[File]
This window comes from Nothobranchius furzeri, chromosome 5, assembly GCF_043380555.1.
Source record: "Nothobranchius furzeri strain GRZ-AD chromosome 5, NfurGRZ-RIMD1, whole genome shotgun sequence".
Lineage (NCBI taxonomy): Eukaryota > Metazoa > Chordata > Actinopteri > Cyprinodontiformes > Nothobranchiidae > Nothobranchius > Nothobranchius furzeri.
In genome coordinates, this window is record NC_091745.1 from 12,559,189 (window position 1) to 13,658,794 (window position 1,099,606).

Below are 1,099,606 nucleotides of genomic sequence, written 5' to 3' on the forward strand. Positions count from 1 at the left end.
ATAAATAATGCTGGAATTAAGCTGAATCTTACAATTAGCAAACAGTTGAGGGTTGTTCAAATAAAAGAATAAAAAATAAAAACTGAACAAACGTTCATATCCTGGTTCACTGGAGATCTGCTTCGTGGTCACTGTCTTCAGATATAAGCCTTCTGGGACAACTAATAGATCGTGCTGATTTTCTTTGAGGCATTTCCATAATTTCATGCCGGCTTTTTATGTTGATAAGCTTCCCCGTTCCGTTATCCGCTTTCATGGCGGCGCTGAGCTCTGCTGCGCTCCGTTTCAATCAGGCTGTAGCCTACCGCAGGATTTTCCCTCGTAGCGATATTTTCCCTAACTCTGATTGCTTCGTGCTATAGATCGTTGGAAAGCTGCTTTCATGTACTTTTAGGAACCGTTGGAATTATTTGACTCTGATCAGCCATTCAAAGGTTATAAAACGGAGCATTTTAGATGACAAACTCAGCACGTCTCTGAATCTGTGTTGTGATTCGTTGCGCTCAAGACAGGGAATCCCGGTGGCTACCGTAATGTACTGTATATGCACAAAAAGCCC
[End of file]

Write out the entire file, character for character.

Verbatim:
This window comes from Nothobranchius furzeri, chromosome 5, assembly GCF_043380555.1.
Source record: "Nothobranchius furzeri strain GRZ-AD chromosome 5, NfurGRZ-RIMD1, whole genome shotgun sequence".
Lineage (NCBI taxonomy): Eukaryota > Metazoa > Chordata > Actinopteri > Cyprinodontiformes > Nothobranchiidae > Nothobranchius > Nothobranchius furzeri.
In genome coordinates, this window is record NC_091745.1 from 12,559,189 (window position 1) to 13,658,794 (window position 1,099,606).

Below are 1,099,606 nucleotides of genomic sequence, written 5' to 3' on the forward strand. Positions count from 1 at the left end.
ATAAATAATGCTGGAATTAAGCTGAATCTTACAATTAGCAAACAGTTGAGGGTTGTTCAAATAAAAGAATAAAAAATAAAAACTGAACAAACGTTCATATCCTGGTTCACTGGAGATCTGCTTCGTGGTCACTGTCTTCAGATATAAGCCTTCTGGGACAACTAATAGATCGTGCTGATTTTCTTTGAGGCATTTCCATAATTTCATGCCGGCTTTTTATGTTGATAAGCTTCCCCGTTCCGTTATCCGCTTTCATGGCGGCGCTGAGCTCTGCTGCGCTCCGTTTCAATCAGGCTGTAGCCTACCGCAGGATTTTCCCTCGTAGCGATATTTTCCCTAACTCTGATTGCTTCGTGCTATAGATCGTTGGAAAGCTGCTTTCATGTACTTTTAGGAACCGTTGGAATTATTTGACTCTGATCAGCCATTCAAAGGTTATAAAACGGAGCATTTTAGATGACAAACTCAGCACGTCTCTGAATCTGTGTTGTGATTCGTTGCGCTCAAGACAGGGAATCCCGGTGGCTACCGTAATGTACTGTATATGCACAAAAAGCCC